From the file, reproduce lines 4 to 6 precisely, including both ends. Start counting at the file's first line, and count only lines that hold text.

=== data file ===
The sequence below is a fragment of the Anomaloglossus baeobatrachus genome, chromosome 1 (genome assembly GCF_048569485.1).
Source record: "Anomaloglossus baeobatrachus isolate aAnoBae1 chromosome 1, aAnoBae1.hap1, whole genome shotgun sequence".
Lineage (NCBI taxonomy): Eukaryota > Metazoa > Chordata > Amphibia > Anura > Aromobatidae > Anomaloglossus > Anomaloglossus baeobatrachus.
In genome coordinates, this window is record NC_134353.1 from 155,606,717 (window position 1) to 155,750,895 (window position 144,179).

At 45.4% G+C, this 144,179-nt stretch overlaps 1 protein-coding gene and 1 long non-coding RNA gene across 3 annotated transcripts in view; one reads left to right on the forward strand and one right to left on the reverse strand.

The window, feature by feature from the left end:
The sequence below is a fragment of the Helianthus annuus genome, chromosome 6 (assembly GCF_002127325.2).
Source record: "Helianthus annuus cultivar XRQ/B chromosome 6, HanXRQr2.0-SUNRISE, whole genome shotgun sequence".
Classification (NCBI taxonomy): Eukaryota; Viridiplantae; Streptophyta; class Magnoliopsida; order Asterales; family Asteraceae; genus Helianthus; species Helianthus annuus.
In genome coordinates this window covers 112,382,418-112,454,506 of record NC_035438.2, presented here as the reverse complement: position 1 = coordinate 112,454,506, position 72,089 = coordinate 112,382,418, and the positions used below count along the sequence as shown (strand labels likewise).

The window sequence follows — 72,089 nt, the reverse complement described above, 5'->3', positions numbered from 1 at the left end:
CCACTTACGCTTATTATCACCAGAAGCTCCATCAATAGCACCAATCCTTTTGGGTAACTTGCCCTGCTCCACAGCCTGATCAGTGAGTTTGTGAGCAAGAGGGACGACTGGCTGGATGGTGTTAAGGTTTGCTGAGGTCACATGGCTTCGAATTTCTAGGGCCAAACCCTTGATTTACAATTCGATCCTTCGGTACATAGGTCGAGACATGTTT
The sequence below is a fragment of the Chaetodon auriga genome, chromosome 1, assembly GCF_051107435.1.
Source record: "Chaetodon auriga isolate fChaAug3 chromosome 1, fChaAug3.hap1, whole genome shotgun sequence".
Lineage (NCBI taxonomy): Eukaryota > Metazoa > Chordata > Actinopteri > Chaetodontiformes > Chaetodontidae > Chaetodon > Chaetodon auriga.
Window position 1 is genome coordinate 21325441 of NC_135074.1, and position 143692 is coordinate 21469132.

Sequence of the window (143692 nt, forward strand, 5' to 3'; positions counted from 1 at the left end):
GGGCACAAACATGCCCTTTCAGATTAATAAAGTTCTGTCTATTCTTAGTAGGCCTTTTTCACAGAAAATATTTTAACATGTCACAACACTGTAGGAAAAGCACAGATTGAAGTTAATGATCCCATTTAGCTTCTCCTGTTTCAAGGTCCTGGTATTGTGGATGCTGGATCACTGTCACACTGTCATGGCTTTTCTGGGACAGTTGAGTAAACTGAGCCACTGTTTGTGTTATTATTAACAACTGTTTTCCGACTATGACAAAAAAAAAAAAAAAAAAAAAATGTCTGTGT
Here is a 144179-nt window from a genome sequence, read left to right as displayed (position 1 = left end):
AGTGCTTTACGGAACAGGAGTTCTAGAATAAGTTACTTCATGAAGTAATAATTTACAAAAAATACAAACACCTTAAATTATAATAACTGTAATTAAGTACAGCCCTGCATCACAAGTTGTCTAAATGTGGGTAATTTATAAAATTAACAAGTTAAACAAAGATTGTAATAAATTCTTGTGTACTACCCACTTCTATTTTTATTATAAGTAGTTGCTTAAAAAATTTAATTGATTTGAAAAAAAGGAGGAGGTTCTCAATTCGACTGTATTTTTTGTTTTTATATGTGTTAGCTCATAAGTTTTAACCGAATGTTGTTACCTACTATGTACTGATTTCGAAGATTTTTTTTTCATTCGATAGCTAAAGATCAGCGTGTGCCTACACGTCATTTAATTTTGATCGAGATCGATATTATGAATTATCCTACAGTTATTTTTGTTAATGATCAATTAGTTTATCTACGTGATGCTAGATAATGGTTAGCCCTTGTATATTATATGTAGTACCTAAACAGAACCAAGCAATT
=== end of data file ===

In genome coordinates, this window is record NC_134353.1 from 155,606,717 (window position 1) to 155,750,895 (window position 144,179).

At 45.4% G+C, this 144,179-nt stretch overlaps 1 protein-coding gene and 1 long non-coding RNA gene across 3 annotated transcripts in view; one reads left to right on the forward strand and one right to left on the reverse strand.

The window, feature by feature from the left end: